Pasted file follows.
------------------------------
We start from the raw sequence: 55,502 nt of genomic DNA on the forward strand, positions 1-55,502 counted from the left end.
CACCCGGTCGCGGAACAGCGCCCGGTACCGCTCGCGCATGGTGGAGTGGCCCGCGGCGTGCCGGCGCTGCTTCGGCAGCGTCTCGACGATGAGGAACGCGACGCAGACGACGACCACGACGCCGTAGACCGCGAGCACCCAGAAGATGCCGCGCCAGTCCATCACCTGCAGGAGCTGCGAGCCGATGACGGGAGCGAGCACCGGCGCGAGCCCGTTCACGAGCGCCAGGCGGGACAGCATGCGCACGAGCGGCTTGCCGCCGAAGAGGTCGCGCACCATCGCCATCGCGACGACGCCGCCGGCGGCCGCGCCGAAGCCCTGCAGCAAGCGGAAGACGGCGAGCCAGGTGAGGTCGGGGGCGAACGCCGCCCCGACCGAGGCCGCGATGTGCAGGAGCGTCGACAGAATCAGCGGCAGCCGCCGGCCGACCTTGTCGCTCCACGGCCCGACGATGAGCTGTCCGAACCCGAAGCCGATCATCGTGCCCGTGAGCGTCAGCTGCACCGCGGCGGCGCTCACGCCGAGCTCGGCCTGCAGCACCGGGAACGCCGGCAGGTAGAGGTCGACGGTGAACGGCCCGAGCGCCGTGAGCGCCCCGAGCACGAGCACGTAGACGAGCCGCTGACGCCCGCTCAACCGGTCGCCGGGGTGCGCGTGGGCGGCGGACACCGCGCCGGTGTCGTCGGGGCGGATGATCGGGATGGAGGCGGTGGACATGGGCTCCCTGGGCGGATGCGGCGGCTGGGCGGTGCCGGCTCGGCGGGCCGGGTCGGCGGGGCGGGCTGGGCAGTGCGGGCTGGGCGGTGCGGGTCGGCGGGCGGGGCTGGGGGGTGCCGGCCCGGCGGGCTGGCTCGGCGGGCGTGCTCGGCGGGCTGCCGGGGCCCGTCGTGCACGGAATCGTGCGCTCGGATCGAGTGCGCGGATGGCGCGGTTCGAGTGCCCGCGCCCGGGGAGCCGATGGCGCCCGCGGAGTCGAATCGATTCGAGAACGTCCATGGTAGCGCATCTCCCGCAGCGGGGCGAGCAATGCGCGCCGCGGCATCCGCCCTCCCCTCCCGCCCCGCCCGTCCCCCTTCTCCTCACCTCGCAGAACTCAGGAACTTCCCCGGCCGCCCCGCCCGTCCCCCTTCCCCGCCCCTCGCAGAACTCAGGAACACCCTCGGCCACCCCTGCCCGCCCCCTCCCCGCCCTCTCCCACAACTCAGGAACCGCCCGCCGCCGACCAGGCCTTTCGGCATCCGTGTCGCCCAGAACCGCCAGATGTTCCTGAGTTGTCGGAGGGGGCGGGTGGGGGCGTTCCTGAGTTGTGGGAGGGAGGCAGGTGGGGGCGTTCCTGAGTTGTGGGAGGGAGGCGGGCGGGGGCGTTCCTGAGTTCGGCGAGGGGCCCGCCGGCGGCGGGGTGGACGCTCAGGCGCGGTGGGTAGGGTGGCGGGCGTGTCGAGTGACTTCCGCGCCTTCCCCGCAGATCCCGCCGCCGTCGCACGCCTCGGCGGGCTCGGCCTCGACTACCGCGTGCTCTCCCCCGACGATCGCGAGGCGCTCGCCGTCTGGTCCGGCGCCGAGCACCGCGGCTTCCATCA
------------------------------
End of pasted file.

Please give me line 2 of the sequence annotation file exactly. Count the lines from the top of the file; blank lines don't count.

CACCCGGTCGCGGAACAGCGCCCGGTACCGCTCGCGCATGGTGGAGTGGCCCGCGGCGTGCCGGCGCTGCTTCGGCAGCGTCTCGACGATGAGGAACGCGACGCAGACGACGACCACGACGCCGTAGACCGCGAGCACCCAGAAGATGCCGCGCCAGTCCATCACCTGCAGGAGCTGCGAGCCGATGACGGGAGCGAGCACCGGCGCGAGCCCGTTCACGAGCGCCAGGCGGGACAGCATGCGCACGAGCGGCTTGCCGCCGAAGAGGTCGCGCACCATCGCCATCGCGACGACGCCGCCGGCGGCCGCGCCGAAGCCCTGCAGCAAGCGGAAGACGGCGAGCCAGGTGAGGTCGGGGGCGAACGCCGCCCCGACCGAGGCCGCGATGTGCAGGAGCGTCGACAGAATCAGCGGCAGCCGCCGGCCGACCTTGTCGCTCCACGGCCCGACGATGAGCTGTCCGAACCCGAAGCCGATCATCGTGCCCGTGAGCGTCAGCTGCACCGCGGCGGCGCTCACGCCGAGCTCGGCCTGCAGCACCGGGAACGCCGGCAGGTAGAGGTCGACGGTGAACGGCCCGAGCGCCGTGAGCGCCCCGAGCACGAGCACGTAGACGAGCCGCTGACGCCCGCTCAACCGGTCGCCGGGGTGCGCGTGGGCGGCGGACACCGCGCCGGTGTCGTCGGGGCGGATGATCGGGATGGAGGCGGTGGACATGGGCTCCCTGGGCGGATGCGGCGGCTGGGCGGTGCCGGCTCGGCGGGCCGGGTCGGCGGGGCGGGCTGGGCAGTGCGGGCTGGGCGGTGCGGGTCGGCGGGCGGGGCTGGGGGGTGCCGGCCCGGCGGGCTGGCTCGGCGGGCGTGCTCGGCGGGCTGCCGGGGCCCGTCGTGCACGGAATCGTGCGCTCGGATCGAGTGCGCGGATGGCGCGGTTCGAGTGCCCGCGCCCGGGGAGCCGATGGCGCCCGCGGAGTCGAATCGATTCGAGAACGTCCATGGTAGCGCATCTCCCGCAGCGGGGCGAGCAATGCGCGCCGCGGCATCCGCCCTCCCCTCCCGCCCCGCCCGTCCCCCTTCTCCTCACCTCGCAGAACTCAGGAACTTCCCCGGCCGCCCCGCCCGTCCCCCTTCCCCGCCCCTCGCAGAACTCAGGAACACCCTCGGCCACCCCTGCCCGCCCCCTCCCCGCCCTCTCCCACAACTCAGGAACCGCCCGCCGCCGACCAGGCCTTTCGGCATCCGTGTCGCCCAGAACCGCCAGATGTTCCTGAGTTGTCGGAGGGGGCGGGTGGGGGCGTTCCTGAGTTGTGGGAGGGAGGCAGGTGGGGGCGTTCCTGAGTTGTGGGAGGGAGGCGGGCGGGGGCGTTCCTGAGTTCGGCGAGGGGCCCGCCGGCGGCGGGGTGGACGCTCAGGCGCGGTGGGTAGGGTGGCGGGCGTGTCGAGTGACTTCCGCGCCTTCCCCGCAGATCCCGCCGCCGTCGCACGCCTCGGCGGGCTCGGCCTCGACTACCGCGTGCTCTCCCCCGACGATCGCGAGGCGCTCGCCGTCTGGTCCGGCGCCGAGCACCGCGGCTTCCATCA